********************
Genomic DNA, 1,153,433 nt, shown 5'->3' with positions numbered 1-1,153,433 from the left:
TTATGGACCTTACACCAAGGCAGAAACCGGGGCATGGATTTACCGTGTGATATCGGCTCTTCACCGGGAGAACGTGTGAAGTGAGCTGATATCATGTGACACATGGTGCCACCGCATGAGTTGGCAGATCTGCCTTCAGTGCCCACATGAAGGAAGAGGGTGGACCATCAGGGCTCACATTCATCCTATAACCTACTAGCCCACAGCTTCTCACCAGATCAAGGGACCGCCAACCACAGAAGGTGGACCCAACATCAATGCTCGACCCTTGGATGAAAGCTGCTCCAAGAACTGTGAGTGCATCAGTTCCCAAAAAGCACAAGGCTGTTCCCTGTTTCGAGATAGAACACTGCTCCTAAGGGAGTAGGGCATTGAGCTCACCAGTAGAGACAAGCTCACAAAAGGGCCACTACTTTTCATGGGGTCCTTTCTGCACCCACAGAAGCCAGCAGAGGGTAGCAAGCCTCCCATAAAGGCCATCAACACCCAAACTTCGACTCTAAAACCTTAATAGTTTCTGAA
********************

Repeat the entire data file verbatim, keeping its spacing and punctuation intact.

Genomic DNA, 1,153,433 nt, shown 5'->3' with positions numbered 1-1,153,433 from the left:
TTATGGACCTTACACCAAGGCAGAAACCGGGGCATGGATTTACCGTGTGATATCGGCTCTTCACCGGGAGAACGTGTGAAGTGAGCTGATATCATGTGACACATGGTGCCACCGCATGAGTTGGCAGATCTGCCTTCAGTGCCCACATGAAGGAAGAGGGTGGACCATCAGGGCTCACATTCATCCTATAACCTACTAGCCCACAGCTTCTCACCAGATCAAGGGACCGCCAACCACAGAAGGTGGACCCAACATCAATGCTCGACCCTTGGATGAAAGCTGCTCCAAGAACTGTGAGTGCATCAGTTCCCAAAAAGCACAAGGCTGTTCCCTGTTTCGAGATAGAACACTGCTCCTAAGGGAGTAGGGCATTGAGCTCACCAGTAGAGACAAGCTCACAAAAGGGCCACTACTTTTCATGGGGTCCTTTCTGCACCCACAGAAGCCAGCAGAGGGTAGCAAGCCTCCCATAAAGGCCATCAACACCCAAACTTCGACTCTAAAACCTTAATAGTTTCTGAA